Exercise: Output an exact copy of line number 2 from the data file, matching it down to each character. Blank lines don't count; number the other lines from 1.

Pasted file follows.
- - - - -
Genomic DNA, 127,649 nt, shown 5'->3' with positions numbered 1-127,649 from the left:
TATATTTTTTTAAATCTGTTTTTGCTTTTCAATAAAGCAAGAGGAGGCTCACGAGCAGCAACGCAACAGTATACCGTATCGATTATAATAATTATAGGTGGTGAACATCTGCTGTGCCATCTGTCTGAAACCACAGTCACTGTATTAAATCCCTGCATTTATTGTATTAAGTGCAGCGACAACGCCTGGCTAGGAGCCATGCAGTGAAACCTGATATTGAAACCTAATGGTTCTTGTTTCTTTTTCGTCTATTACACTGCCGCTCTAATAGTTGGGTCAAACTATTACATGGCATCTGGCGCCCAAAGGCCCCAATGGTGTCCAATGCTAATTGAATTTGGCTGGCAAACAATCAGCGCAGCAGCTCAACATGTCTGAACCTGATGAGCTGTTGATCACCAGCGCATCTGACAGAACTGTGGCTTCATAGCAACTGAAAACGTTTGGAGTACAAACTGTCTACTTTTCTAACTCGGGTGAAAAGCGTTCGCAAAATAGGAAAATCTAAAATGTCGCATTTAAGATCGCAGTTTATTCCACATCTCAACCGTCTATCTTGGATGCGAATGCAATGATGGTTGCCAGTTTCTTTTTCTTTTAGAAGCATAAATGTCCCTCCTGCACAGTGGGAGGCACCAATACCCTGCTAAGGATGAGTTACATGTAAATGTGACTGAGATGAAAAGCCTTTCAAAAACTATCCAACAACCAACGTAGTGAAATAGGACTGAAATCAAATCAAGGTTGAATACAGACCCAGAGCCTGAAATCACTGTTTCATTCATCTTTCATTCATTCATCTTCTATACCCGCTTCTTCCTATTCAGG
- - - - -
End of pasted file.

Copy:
TATATTTTTTTAAATCTGTTTTTGCTTTTCAATAAAGCAAGAGGAGGCTCACGAGCAGCAACGCAACAGTATACCGTATCGATTATAATAATTATAGGTGGTGAACATCTGCTGTGCCATCTGTCTGAAACCACAGTCACTGTATTAAATCCCTGCATTTATTGTATTAAGTGCAGCGACAACGCCTGGCTAGGAGCCATGCAGTGAAACCTGATATTGAAACCTAATGGTTCTTGTTTCTTTTTCGTCTATTACACTGCCGCTCTAATAGTTGGGTCAAACTATTACATGGCATCTGGCGCCCAAAGGCCCCAATGGTGTCCAATGCTAATTGAATTTGGCTGGCAAACAATCAGCGCAGCAGCTCAACATGTCTGAACCTGATGAGCTGTTGATCACCAGCGCATCTGACAGAACTGTGGCTTCATAGCAACTGAAAACGTTTGGAGTACAAACTGTCTACTTTTCTAACTCGGGTGAAAAGCGTTCGCAAAATAGGAAAATCTAAAATGTCGCATTTAAGATCGCAGTTTATTCCACATCTCAACCGTCTATCTTGGATGCGAATGCAATGATGGTTGCCAGTTTCTTTTTCTTTTAGAAGCATAAATGTCCCTCCTGCACAGTGGGAGGCACCAATACCCTGCTAAGGATGAGTTACATGTAAATGTGACTGAGATGAAAAGCCTTTCAAAAACTATCCAACAACCAACGTAGTGAAATAGGACTGAAATCAAATCAAGGTTGAATACAGACCCAGAGCCTGAAATCACTGTTTCATTCATCTTTCATTCATTCATCTTCTATACCCGCTTCTTCCTATTCAGG